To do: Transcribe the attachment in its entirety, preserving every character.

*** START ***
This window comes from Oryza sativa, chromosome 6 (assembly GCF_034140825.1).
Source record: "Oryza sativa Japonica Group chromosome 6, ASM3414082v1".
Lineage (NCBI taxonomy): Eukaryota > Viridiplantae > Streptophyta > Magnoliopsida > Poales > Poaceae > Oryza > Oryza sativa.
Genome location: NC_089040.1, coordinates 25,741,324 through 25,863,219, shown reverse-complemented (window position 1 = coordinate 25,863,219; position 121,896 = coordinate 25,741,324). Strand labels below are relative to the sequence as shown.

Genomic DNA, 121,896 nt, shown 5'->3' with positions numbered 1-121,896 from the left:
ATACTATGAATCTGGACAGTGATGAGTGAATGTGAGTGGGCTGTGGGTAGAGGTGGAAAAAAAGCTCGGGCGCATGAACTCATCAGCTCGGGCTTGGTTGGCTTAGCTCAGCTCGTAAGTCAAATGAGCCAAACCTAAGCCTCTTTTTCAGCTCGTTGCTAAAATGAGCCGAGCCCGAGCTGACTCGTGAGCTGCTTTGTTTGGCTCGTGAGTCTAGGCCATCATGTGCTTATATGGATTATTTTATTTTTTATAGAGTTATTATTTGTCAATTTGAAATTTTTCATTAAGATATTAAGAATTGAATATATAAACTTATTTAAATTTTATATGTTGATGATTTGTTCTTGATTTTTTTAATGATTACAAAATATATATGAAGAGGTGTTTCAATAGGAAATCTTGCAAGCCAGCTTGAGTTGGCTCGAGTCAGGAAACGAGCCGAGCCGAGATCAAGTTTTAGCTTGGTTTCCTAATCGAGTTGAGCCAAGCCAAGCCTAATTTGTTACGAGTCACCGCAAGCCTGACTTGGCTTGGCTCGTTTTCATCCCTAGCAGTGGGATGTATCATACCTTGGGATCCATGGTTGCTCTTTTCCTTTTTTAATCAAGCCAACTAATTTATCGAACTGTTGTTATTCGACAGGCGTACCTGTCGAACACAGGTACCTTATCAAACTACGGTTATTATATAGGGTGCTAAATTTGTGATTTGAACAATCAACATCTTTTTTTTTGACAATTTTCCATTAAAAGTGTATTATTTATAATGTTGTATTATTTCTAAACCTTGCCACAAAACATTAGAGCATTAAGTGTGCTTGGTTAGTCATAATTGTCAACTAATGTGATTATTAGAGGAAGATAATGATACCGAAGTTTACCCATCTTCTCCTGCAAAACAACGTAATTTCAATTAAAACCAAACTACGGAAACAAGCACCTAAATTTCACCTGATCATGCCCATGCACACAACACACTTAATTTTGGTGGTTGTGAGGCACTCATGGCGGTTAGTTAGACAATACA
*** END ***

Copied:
This window comes from Oryza sativa, chromosome 6 (assembly GCF_034140825.1).
Source record: "Oryza sativa Japonica Group chromosome 6, ASM3414082v1".
Lineage (NCBI taxonomy): Eukaryota > Viridiplantae > Streptophyta > Magnoliopsida > Poales > Poaceae > Oryza > Oryza sativa.
Genome location: NC_089040.1, coordinates 25,741,324 through 25,863,219, shown reverse-complemented (window position 1 = coordinate 25,863,219; position 121,896 = coordinate 25,741,324). Strand labels below are relative to the sequence as shown.

Genomic DNA, 121,896 nt, shown 5'->3' with positions numbered 1-121,896 from the left:
ATACTATGAATCTGGACAGTGATGAGTGAATGTGAGTGGGCTGTGGGTAGAGGTGGAAAAAAAGCTCGGGCGCATGAACTCATCAGCTCGGGCTTGGTTGGCTTAGCTCAGCTCGTAAGTCAAATGAGCCAAACCTAAGCCTCTTTTTCAGCTCGTTGCTAAAATGAGCCGAGCCCGAGCTGACTCGTGAGCTGCTTTGTTTGGCTCGTGAGTCTAGGCCATCATGTGCTTATATGGATTATTTTATTTTTTATAGAGTTATTATTTGTCAATTTGAAATTTTTCATTAAGATATTAAGAATTGAATATATAAACTTATTTAAATTTTATATGTTGATGATTTGTTCTTGATTTTTTTAATGATTACAAAATATATATGAAGAGGTGTTTCAATAGGAAATCTTGCAAGCCAGCTTGAGTTGGCTCGAGTCAGGAAACGAGCCGAGCCGAGATCAAGTTTTAGCTTGGTTTCCTAATCGAGTTGAGCCAAGCCAAGCCTAATTTGTTACGAGTCACCGCAAGCCTGACTTGGCTTGGCTCGTTTTCATCCCTAGCAGTGGGATGTATCATACCTTGGGATCCATGGTTGCTCTTTTCCTTTTTTAATCAAGCCAACTAATTTATCGAACTGTTGTTATTCGACAGGCGTACCTGTCGAACACAGGTACCTTATCAAACTACGGTTATTATATAGGGTGCTAAATTTGTGATTTGAACAATCAACATCTTTTTTTTTGACAATTTTCCATTAAAAGTGTATTATTTATAATGTTGTATTATTTCTAAACCTTGCCACAAAACATTAGAGCATTAAGTGTGCTTGGTTAGTCATAATTGTCAACTAATGTGATTATTAGAGGAAGATAATGATACCGAAGTTTACCCATCTTCTCCTGCAAAACAACGTAATTTCAATTAAAACCAAACTACGGAAACAAGCACCTAAATTTCACCTGATCATGCCCATGCACACAACACACTTAATTTTGGTGGTTGTGAGGCACTCATGGCGGTTAGTTAGACAATACA